March 20, 2020
3 min read

Improvements in screening may be linked to increase in early-stage pancreatic cancer diagnoses

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Michael Goggins, MD
Michael Goggins

Increases in the proportion of patients diagnosed with pancreatic cancer at an earlier stage and younger age may be due to improvements in early detection and diagnosis, according to study results published in Journal of National Cancer Institute.

“This research was prompted by our own experience undertaking pancreatic screening,” Michael Goggins, MD, professor of pathology, medicine and oncology at Johns Hopkins University School of Medicine and director of the early detection research laboratory at Sol Goldman Pancreatic Cancer Research Center at Johns Hopkins, told Healio. “We found that patients with stage I pancreatic cancer have excellent survival, and so we wanted to examine national trends in stage IA pancreatic cancer diagnoses and outcomes.”

Goggins and colleagues hypothesized that improvements in survival among those with pancreatic ductal adenocarcinoma could be attributed in part to the development of pancreatic cancer surveillance programs for those with familial or genetic risk, as well as improvements in the detection and management of pancreatic cystic neoplasms.

The researchers used the SEER database to pool data from 2004 to 2016 to examine trends in stage of newly diagnosed pancreatic cancer, age at diagnosis and survival.

Increases in the proportion of patients diagnosed with pancreatic cancer at an earlier stage and younger age may be due to improvements in early detection and diagnosis.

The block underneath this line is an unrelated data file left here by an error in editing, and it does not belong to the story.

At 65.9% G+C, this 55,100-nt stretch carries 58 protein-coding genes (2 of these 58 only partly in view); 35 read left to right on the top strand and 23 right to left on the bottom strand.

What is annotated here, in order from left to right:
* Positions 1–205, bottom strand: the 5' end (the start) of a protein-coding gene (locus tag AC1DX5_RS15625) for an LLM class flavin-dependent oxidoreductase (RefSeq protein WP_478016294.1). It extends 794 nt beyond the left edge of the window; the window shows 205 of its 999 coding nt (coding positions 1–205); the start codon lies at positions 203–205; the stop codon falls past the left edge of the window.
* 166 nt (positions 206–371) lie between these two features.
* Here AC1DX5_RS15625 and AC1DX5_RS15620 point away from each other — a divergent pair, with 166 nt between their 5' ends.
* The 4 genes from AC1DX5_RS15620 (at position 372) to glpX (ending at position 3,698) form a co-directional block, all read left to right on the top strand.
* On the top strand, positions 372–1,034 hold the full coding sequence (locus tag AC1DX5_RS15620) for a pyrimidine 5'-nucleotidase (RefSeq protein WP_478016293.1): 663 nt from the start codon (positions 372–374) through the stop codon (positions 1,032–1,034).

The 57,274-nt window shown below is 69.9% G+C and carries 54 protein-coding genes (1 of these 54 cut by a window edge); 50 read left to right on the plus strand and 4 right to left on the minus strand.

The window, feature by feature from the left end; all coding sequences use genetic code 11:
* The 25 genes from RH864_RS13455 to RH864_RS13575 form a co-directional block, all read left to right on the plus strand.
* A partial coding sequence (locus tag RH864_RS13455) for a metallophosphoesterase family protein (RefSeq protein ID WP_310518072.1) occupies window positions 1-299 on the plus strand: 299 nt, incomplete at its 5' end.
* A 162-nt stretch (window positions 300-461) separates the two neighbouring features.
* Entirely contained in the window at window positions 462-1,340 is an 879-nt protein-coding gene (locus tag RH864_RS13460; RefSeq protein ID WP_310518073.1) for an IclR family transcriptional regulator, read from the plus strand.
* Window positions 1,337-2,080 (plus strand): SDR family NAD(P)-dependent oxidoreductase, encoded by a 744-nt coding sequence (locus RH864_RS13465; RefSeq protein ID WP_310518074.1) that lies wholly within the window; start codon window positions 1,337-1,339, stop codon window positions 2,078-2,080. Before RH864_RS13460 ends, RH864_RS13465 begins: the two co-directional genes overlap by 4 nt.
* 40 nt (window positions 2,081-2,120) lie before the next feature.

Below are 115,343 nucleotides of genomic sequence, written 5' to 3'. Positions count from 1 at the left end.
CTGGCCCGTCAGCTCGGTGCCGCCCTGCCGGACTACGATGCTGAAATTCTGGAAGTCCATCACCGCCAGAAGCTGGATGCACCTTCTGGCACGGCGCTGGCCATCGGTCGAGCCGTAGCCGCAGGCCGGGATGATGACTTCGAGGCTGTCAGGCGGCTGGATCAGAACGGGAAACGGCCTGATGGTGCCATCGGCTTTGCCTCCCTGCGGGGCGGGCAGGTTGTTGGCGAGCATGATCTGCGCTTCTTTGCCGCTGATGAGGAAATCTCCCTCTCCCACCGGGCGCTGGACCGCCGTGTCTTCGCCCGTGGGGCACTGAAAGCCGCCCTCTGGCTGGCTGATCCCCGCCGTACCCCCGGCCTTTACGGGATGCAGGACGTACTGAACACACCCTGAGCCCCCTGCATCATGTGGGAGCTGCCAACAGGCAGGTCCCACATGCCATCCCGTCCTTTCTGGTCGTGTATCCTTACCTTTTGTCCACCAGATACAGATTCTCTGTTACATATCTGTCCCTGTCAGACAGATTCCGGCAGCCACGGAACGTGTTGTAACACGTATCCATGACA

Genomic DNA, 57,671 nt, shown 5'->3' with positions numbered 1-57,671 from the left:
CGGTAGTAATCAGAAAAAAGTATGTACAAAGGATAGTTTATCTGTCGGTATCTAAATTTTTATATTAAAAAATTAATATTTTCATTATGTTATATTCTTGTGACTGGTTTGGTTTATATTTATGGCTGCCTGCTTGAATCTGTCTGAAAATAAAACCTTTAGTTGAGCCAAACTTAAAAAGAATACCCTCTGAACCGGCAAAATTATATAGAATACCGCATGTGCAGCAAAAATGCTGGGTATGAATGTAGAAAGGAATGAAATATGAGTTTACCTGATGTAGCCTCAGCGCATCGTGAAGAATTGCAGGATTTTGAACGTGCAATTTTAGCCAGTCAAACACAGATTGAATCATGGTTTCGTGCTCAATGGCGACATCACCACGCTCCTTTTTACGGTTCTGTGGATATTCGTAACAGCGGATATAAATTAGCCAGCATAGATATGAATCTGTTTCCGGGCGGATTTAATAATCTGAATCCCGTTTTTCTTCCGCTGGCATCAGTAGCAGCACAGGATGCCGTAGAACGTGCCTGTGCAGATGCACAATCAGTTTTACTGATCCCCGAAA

They used t-tests, Wilcoxon rank-sum and Fisher’s exact tests to compare demographic and clinical characteristics of patients with (n = 1,719) or without (n = 91,478) stage IA pancreatic cancer. Changes in age and tumor size at diagnosis over time were assessed through linear regression, interaction analysis was used to examine differences in trajectories across stage groups, and Cox proportional hazards models were used to test for linear trends in survival.

Results showed incidence of stage IA pancreatic cancer increased significantly between 2004 and 2016 (annual percent change [APC], 14.5%; 95% CI, 11.4-17.7) compared with stage IIA disease (APC, 2.9%; 95% CI, 2-3.9), stage III disease (APC, 1.4%; 95% CI, 0.79-2.1) and stage IV disease (APC, 0.57%; 95% CI, 0.35-0.79).

The mean age of patients diagnosed with stage IA pancreatic cancer was about 6 years younger than that of patients with higher-stage cases (61.4 years vs. 67.5 years).

During the study period, average age at diagnosis declined by 3.5 years (95% CI, 1.2-5.9) for patients with stage IA disease and by 5.5 years (95% CI, 3.4-7.6) for patients with stage IB disease. However, average age at diagnosis increased by 0.6 to 1.4 years for patients with higher-stage disease.

Patients with stage IA disease were more likely than those with higher-stage disease to be female (52.6% vs. 48.6%), be married (67.3% vs. 57.2%), live in urban areas (91.7% vs. 88.7%) and be insured (OR = 2.45; 95% CI, 1.96-3.06). They were less likely to be black (10.2% vs. 12.5%) and more likely to be of other nonwhite races (11.9% vs. 8.4%).


Five-year OS for stage IA pancreatic cancer improved from 44.7% (95% CI, 31.4-63.7) in 2004 to 83.7% (95% CI, 78.6-89.2) in 2012. Researchers also observed improvements in 10-year OS for stage IA disease, from 36.7% (95% CI, 24.1-55.8) among those diagnosed during 2004 to 49% (95% CI, 37.2-64.6) among those diagnosed in 2007.

“Pancreatic cancer is so deadly primarily because it is almost always diagnosed after symptoms develop, and by then the disease is usually at an advanced stage,” Goggins told Healio. “These results highlight the potential for pancreatic surveillance to cure patients if their pancreatic cancer can be detected early. We continue to evaluate the long-term outcomes of patients in our Cancer of the Pancreas Screening (CAPS) program and to investigate better ways to detect pancreatic cancer early.” – by Jennifer Southall

For more information:

Michael Goggins, MD, can be reached at Johns Hopkins Medical Institutions, Cancer Research Building 2, Room 342, 1550 Orleans St., Baltimore, MD 21231; email:

Disclosures: The study was funded by grants from NIH and a Stand Up To Cancer-Lustgarten Foundation Pancreatic Cancer Interception Translational Cancer Research Grant. The authors report no relevant financial disclosures.